Kudos UGBS Dean

Professor Joshua Yindenaba, Dean of the University of Ghana Business School (UGBS), has shown great initiative by asking academia not to wait for industry to act first, but must rather initiate the process of bridging the industry-academia divide.

A lot of businesses in the country have had cause to complain about the products being churned out of academic institutions, because many companies have had to retrain these school leavers at a cost to the entity – saying they are not employable material when they graduate.

This is probably because the practical aspect of the training was either insufficient or inappropriate, and hence the lack of hands-on experience. We believe the attachment or placement phase must be long enough for students to adapt easily to the world of work when they finally graduate.

Industry’s concern borders on the fact that the products are heavily skewed toward theoretical learning, leaving a practical gap in the overall training of the student. It is for this reason that there is now a renewed focus on technical universities, so that the professions can absorb products who are thoroughly groomed for the world of work.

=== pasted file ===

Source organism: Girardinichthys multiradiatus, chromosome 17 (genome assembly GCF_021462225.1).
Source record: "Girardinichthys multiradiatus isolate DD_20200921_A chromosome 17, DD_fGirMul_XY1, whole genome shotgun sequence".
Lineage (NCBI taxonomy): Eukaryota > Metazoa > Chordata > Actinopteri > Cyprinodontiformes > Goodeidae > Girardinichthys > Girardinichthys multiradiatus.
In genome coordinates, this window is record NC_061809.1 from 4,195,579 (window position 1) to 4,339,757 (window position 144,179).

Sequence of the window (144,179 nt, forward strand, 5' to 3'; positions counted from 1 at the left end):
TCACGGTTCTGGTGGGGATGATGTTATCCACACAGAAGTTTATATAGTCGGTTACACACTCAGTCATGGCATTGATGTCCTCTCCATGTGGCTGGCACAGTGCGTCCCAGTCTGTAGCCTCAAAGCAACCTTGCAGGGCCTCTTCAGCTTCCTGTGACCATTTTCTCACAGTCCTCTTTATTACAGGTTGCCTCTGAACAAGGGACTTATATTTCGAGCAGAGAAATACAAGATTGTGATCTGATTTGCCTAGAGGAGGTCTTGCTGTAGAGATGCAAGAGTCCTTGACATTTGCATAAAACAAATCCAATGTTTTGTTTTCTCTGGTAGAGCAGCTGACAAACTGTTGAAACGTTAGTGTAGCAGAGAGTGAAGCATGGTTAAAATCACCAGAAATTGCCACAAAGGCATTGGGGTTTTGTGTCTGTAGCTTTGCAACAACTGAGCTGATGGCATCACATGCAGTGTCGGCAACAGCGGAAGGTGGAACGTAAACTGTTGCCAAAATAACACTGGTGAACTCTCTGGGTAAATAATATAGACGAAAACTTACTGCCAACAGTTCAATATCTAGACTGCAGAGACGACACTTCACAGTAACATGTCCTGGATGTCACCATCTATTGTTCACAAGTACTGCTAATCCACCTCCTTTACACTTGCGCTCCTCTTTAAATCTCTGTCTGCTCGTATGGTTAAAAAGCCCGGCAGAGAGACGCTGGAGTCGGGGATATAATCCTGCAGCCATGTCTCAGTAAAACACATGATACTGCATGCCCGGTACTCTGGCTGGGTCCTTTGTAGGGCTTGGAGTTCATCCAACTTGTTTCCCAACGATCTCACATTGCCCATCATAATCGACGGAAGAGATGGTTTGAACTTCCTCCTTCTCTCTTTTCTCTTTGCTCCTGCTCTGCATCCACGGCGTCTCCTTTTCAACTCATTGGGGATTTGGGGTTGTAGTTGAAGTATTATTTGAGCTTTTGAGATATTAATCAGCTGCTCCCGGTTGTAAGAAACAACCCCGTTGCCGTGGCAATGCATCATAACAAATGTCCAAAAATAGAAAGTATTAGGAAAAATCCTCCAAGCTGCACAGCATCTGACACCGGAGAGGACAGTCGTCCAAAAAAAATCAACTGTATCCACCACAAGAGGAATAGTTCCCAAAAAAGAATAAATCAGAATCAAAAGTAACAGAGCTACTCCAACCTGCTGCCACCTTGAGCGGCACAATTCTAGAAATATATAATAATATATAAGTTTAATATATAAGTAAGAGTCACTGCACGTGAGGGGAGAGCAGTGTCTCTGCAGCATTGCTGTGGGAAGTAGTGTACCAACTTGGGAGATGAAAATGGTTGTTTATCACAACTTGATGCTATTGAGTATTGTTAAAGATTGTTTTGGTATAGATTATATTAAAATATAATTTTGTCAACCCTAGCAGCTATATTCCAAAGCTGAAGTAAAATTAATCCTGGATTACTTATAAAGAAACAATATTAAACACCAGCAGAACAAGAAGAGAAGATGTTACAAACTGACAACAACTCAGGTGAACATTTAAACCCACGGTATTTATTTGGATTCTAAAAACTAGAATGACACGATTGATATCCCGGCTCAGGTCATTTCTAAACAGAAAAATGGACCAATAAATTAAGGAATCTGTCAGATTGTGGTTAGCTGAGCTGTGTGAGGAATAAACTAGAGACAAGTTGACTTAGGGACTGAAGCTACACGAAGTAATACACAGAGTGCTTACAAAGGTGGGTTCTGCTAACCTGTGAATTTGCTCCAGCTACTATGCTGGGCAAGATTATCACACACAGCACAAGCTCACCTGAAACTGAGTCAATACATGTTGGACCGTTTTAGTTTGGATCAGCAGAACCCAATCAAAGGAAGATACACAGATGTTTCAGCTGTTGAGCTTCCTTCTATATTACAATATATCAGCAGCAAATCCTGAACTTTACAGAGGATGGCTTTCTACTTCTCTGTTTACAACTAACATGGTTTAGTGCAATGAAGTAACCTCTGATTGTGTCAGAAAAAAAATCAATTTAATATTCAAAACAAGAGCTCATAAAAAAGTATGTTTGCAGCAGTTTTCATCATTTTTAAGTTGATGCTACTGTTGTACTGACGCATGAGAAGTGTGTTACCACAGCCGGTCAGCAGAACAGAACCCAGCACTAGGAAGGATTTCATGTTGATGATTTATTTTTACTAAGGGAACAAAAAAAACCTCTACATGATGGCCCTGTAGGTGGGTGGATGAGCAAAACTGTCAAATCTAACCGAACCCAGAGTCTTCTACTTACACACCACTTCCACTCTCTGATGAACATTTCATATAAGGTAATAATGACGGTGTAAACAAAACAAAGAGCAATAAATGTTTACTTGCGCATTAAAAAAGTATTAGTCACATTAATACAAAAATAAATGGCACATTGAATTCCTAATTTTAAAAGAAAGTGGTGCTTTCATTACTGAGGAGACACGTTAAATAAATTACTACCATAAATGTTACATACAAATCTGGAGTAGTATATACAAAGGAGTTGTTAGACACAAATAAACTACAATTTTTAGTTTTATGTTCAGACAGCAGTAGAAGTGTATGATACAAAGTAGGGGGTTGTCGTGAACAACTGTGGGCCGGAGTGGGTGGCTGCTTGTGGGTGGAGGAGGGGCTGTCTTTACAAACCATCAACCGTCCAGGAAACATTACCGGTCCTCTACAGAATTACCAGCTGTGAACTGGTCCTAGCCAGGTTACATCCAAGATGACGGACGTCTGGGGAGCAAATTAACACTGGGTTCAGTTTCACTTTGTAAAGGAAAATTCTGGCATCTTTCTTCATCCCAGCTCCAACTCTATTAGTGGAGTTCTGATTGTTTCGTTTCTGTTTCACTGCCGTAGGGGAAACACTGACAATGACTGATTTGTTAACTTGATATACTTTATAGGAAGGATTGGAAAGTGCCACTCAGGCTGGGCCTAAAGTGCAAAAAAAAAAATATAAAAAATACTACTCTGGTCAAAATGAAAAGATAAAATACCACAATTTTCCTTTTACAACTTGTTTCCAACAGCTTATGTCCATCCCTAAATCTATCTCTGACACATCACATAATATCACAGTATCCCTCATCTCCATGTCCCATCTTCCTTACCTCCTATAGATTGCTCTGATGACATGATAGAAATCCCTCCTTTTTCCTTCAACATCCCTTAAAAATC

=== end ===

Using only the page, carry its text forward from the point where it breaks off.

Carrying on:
The educational system has been skewed toward courses in the humanities rather than producing the sort of technocrats needed to run industry and many aspects of national life. However, since we are churning out mostly clerical officers and not the technocrats required for nation-building, our development has been lop-sided and not provided the desired results.

Since the UGBS mostly churns out captains of industry, it is necessary for them to appreciate every level of the production chain so that they can be effective leaders in their various fields of endeavour.

Therefore, the UGBS’s Dean is being practical when he says academia must not wait for industry to point out the gaps in training, but must rather engage industry with a view to equipping students with all the necessary tools.

He made the revealing statement at the opening of a library at the graduate school of UGBS funded by Tullow Oil last week, and we believe he could not have hit the nail on the head better.